All of the armies and militias involved had access to the best hunters and mountain guides that could be found—and since smuggling and poaching was part of mountain life, a lot of people knew a lot of paths, knew how to bag game with the fewest shots possible—and knew how to use those skills while keeping out of sight of the flatlanders and tourists—and “revenooers”—who might be venturing into the neighborhood.

Among all those mountain dwellers, perhaps the most skilled of the hunters and guides was Sepp Innerkofler. As the new century began, he had built his decade-old guide business into a hotel business—presumably learning better “customer service” that that practiced by his equally famous uncle Michael, who would apparently leave customers on ledges to wait for him to finish a climb if they couldn’t keep up. (Michael died in 1888, the victim of an ice bridge collapse.)

One measure of Sepp’s skill: he had to his credit the “first ascent” up more than 50 of the most difficult peaks in the Alps—which wasn’t that easy, considering that Michael had something like 10 times that number under his belt.

”…only a few of the hundreds of walkers who leave the Longéres pass for the Lavaredo pass every day in summer and autumn realise [sic] that they are moving in an environment which was made sacred by events in the Great War…”

–Tito and Camillo Berti, Guerra in Ampezzo e in Cadore

I could tell you an entire additional story about Italy and the relationship with Austria (and later Austro-Hungary, both ruled by the Hapsburg Dynasty), but what you need to know today is that over the centuries there had been a long-simmering conflict between the Italians and the Austrians (and the Ladins, a third ethnic group that inhabits the Tyrol).

At the time of the American Civil War Austria’s territory extended a bit south of the Alps; and part of the beginning of Italian unification history (the Risorgimento) was the effort to reduce Austrian influence in the north of today’s Italy and in the Italian Tyrol.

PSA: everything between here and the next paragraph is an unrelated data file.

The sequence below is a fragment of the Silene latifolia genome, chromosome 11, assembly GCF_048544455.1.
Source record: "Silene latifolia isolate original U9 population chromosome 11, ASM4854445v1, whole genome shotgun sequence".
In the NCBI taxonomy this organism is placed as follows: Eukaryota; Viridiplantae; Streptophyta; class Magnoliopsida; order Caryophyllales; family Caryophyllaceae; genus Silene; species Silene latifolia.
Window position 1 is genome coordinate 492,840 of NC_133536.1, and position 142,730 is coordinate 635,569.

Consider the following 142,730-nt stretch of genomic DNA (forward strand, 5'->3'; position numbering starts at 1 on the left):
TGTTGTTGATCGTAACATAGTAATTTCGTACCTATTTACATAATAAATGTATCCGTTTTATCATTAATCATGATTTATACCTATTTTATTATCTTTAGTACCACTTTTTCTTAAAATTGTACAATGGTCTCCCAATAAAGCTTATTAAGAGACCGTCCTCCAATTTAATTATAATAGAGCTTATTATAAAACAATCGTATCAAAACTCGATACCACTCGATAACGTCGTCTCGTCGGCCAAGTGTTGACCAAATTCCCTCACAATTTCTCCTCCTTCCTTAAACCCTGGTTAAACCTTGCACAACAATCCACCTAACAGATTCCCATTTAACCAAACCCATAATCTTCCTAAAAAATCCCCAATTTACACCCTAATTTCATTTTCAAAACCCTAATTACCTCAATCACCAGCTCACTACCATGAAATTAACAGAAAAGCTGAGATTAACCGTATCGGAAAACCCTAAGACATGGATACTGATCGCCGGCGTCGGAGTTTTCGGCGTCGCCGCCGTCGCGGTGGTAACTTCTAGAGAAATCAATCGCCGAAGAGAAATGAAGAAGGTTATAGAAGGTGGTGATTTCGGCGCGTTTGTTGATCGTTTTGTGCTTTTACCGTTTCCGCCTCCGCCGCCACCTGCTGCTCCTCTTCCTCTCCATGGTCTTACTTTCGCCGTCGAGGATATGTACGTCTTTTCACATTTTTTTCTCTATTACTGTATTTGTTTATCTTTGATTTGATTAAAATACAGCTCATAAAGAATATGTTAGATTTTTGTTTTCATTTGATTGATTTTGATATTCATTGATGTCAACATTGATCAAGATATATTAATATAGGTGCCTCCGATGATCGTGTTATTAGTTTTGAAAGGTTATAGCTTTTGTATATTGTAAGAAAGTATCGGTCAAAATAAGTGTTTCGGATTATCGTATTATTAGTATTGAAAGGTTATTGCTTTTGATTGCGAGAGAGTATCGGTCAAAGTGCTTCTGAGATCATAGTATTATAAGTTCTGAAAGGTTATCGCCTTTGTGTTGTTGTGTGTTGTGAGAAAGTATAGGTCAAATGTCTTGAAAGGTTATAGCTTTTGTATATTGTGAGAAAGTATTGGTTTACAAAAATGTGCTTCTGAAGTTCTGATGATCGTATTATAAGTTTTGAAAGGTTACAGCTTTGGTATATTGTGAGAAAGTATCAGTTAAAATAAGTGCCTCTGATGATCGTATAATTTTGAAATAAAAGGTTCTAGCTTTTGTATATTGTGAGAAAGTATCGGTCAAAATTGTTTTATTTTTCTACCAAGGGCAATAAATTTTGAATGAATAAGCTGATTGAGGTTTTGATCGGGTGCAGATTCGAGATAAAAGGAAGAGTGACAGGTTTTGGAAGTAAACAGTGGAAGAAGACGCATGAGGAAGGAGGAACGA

As Europe was stumbling its way into World War I, much of Italy’s population wanted to stay neutral (which, for the moment, was official Government policy), and some did not, seeking, instead, an alliance between Italy and the Austro-Hungarian Empire.

Opposing the Empire was the Rebel Alliance…no, wait, that was “Star Wars”.

The actual opponents, Russia, France, and Great Britain, were known as the “Triple Entente”, which was the side the United States later joined. Germany eventually declared war against everyone in Europe, except the “neutral” countries and the other “Central Powers” (Austro-Hungary, Bulgaria, and the Ottoman Empire—which, like the show Cats, was just about to close after a very successful 600-year run), who they joined.

By the time it was all over, more than 50 declarations of war were issued by the various combatant nations.

It’s now 1915, and despite the fact that Italian policy tilts toward neutrality, Sepp Innerkofler has been seeing a lot of new activity in his neighborhood…and the alp-glow notwithstanding, he was pretty sure that it wasn’t the mythical King Laurin.

You cannot sustain an army in the mountains without a lot of infrastructure in place, especially a large one, and what Innerkofler was seeing was indeed the beginning of Italian military preparations—preparations that were being countered, as best as possible, by the Austrian military:

“The Italian Alpinis, as well as their Austrian counterparts…occupied every hill and mountain top and began to carve whole cities out of the rocks and even drilled tunnels and living quarters deep into the ice of glaciers like the Marmolada. Guns were dragged by hundreds of troops on Mountains up to 3 890 m (12,760 feet) high. Streets, cable cars, mountain railways and walkways through the steepest of walls were built.”

–From the article “Tyrol”, courtesy of the Embassy of Austria